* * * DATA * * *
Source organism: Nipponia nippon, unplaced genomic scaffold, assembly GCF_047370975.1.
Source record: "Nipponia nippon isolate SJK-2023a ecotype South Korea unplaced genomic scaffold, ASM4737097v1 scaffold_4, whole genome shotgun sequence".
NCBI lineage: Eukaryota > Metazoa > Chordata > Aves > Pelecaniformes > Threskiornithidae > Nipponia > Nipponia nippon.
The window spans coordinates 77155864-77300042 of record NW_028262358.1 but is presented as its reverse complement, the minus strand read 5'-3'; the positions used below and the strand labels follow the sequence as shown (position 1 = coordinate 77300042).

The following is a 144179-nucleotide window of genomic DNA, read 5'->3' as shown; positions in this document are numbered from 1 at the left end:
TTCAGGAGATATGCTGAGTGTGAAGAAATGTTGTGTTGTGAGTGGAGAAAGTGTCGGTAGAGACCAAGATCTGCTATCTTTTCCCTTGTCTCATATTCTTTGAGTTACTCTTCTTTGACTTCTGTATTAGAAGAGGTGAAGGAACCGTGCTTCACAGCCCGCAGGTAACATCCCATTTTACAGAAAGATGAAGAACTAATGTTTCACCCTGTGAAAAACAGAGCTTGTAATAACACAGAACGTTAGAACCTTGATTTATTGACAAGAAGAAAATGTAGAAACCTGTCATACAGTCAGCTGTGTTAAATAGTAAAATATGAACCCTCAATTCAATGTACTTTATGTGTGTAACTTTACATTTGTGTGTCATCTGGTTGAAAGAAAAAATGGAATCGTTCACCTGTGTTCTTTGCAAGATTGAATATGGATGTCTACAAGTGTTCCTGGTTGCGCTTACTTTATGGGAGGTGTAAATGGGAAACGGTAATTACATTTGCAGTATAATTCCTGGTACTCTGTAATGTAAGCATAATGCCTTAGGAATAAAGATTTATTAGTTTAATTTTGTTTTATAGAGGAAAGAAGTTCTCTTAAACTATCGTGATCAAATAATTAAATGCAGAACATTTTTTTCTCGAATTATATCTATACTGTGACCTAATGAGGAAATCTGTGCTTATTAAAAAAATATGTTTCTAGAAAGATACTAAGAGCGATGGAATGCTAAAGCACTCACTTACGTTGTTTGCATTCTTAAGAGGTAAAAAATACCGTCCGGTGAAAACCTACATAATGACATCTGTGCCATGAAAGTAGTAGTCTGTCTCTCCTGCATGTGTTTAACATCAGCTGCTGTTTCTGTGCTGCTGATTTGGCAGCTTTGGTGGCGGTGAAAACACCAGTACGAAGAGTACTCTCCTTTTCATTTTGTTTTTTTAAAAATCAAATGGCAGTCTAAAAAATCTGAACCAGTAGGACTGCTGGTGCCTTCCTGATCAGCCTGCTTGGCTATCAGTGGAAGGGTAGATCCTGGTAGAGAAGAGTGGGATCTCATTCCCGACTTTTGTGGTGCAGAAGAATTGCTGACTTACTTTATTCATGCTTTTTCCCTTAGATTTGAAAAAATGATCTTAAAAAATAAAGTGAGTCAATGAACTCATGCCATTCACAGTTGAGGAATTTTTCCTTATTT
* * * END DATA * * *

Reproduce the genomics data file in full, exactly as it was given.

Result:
Source organism: Nipponia nippon, unplaced genomic scaffold, assembly GCF_047370975.1.
Source record: "Nipponia nippon isolate SJK-2023a ecotype South Korea unplaced genomic scaffold, ASM4737097v1 scaffold_4, whole genome shotgun sequence".
NCBI lineage: Eukaryota > Metazoa > Chordata > Aves > Pelecaniformes > Threskiornithidae > Nipponia > Nipponia nippon.
The window spans coordinates 77155864-77300042 of record NW_028262358.1 but is presented as its reverse complement, the minus strand read 5'-3'; the positions used below and the strand labels follow the sequence as shown (position 1 = coordinate 77300042).

The following is a 144179-nucleotide window of genomic DNA, read 5'->3' as shown; positions in this document are numbered from 1 at the left end:
TTCAGGAGATATGCTGAGTGTGAAGAAATGTTGTGTTGTGAGTGGAGAAAGTGTCGGTAGAGACCAAGATCTGCTATCTTTTCCCTTGTCTCATATTCTTTGAGTTACTCTTCTTTGACTTCTGTATTAGAAGAGGTGAAGGAACCGTGCTTCACAGCCCGCAGGTAACATCCCATTTTACAGAAAGATGAAGAACTAATGTTTCACCCTGTGAAAAACAGAGCTTGTAATAACACAGAACGTTAGAACCTTGATTTATTGACAAGAAGAAAATGTAGAAACCTGTCATACAGTCAGCTGTGTTAAATAGTAAAATATGAACCCTCAATTCAATGTACTTTATGTGTGTAACTTTACATTTGTGTGTCATCTGGTTGAAAGAAAAAATGGAATCGTTCACCTGTGTTCTTTGCAAGATTGAATATGGATGTCTACAAGTGTTCCTGGTTGCGCTTACTTTATGGGAGGTGTAAATGGGAAACGGTAATTACATTTGCAGTATAATTCCTGGTACTCTGTAATGTAAGCATAATGCCTTAGGAATAAAGATTTATTAGTTTAATTTTGTTTTATAGAGGAAAGAAGTTCTCTTAAACTATCGTGATCAAATAATTAAATGCAGAACATTTTTTTCTCGAATTATATCTATACTGTGACCTAATGAGGAAATCTGTGCTTATTAAAAAAATATGTTTCTAGAAAGATACTAAGAGCGATGGAATGCTAAAGCACTCACTTACGTTGTTTGCATTCTTAAGAGGTAAAAAATACCGTCCGGTGAAAACCTACATAATGACATCTGTGCCATGAAAGTAGTAGTCTGTCTCTCCTGCATGTGTTTAACATCAGCTGCTGTTTCTGTGCTGCTGATTTGGCAGCTTTGGTGGCGGTGAAAACACCAGTACGAAGAGTACTCTCCTTTTCATTTTGTTTTTTTAAAAATCAAATGGCAGTCTAAAAAATCTGAACCAGTAGGACTGCTGGTGCCTTCCTGATCAGCCTGCTTGGCTATCAGTGGAAGGGTAGATCCTGGTAGAGAAGAGTGGGATCTCATTCCCGACTTTTGTGGTGCAGAAGAATTGCTGACTTACTTTATTCATGCTTTTTCCCTTAGATTTGAAAAAATGATCTTAAAAAATAAAGTGAGTCAATGAACTCATGCCATTCACAGTTGAGGAATTTTTCCTTATTT